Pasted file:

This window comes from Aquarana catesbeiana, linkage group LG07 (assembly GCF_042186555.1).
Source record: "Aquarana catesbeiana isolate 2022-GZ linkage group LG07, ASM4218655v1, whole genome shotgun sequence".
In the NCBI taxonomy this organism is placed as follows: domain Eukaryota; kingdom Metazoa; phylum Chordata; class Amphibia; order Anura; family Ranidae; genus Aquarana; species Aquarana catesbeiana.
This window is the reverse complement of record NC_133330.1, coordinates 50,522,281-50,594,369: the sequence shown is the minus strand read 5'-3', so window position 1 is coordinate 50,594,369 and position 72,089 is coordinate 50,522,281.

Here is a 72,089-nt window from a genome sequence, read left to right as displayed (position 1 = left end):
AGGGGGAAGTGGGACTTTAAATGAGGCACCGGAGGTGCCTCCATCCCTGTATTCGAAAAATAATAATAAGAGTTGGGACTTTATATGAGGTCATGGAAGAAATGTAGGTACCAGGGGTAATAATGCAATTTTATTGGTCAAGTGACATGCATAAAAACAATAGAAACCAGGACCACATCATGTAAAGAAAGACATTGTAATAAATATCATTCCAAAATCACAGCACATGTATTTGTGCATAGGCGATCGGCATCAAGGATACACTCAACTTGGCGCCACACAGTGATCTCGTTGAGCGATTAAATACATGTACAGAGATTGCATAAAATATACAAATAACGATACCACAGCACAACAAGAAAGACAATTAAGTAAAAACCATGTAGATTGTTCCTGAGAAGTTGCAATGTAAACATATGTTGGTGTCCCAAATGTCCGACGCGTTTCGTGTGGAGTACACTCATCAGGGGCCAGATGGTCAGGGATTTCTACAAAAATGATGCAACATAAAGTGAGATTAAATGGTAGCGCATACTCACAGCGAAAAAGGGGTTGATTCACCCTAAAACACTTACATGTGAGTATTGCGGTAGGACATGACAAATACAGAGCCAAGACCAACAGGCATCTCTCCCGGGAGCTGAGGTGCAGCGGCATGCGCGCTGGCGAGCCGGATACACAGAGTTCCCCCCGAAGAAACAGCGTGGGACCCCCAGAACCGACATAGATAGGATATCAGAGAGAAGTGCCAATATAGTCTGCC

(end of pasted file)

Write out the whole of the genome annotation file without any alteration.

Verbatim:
This window comes from Aquarana catesbeiana, linkage group LG07 (assembly GCF_042186555.1).
Source record: "Aquarana catesbeiana isolate 2022-GZ linkage group LG07, ASM4218655v1, whole genome shotgun sequence".
In the NCBI taxonomy this organism is placed as follows: domain Eukaryota; kingdom Metazoa; phylum Chordata; class Amphibia; order Anura; family Ranidae; genus Aquarana; species Aquarana catesbeiana.
This window is the reverse complement of record NC_133330.1, coordinates 50,522,281-50,594,369: the sequence shown is the minus strand read 5'-3', so window position 1 is coordinate 50,594,369 and position 72,089 is coordinate 50,522,281.

Here is a 72,089-nt window from a genome sequence, read left to right as displayed (position 1 = left end):
AGGGGGAAGTGGGACTTTAAATGAGGCACCGGAGGTGCCTCCATCCCTGTATTCGAAAAATAATAATAAGAGTTGGGACTTTATATGAGGTCATGGAAGAAATGTAGGTACCAGGGGTAATAATGCAATTTTATTGGTCAAGTGACATGCATAAAAACAATAGAAACCAGGACCACATCATGTAAAGAAAGACATTGTAATAAATATCATTCCAAAATCACAGCACATGTATTTGTGCATAGGCGATCGGCATCAAGGATACACTCAACTTGGCGCCACACAGTGATCTCGTTGAGCGATTAAATACATGTACAGAGATTGCATAAAATATACAAATAACGATACCACAGCACAACAAGAAAGACAATTAAGTAAAAACCATGTAGATTGTTCCTGAGAAGTTGCAATGTAAACATATGTTGGTGTCCCAAATGTCCGACGCGTTTCGTGTGGAGTACACTCATCAGGGGCCAGATGGTCAGGGATTTCTACAAAAATGATGCAACATAAAGTGAGATTAAATGGTAGCGCATACTCACAGCGAAAAAGGGGTTGATTCACCCTAAAACACTTACATGTGAGTATTGCGGTAGGACATGACAAATACAGAGCCAAGACCAACAGGCATCTCTCCCGGGAGCTGAGGTGCAGCGGCATGCGCGCTGGCGAGCCGGATACACAGAGTTCCCCCCGAAGAAACAGCGTGGGACCCCCAGAACCGACATAGATAGGATATCAGAGAGAAGTGCCAATATAGTCTGCC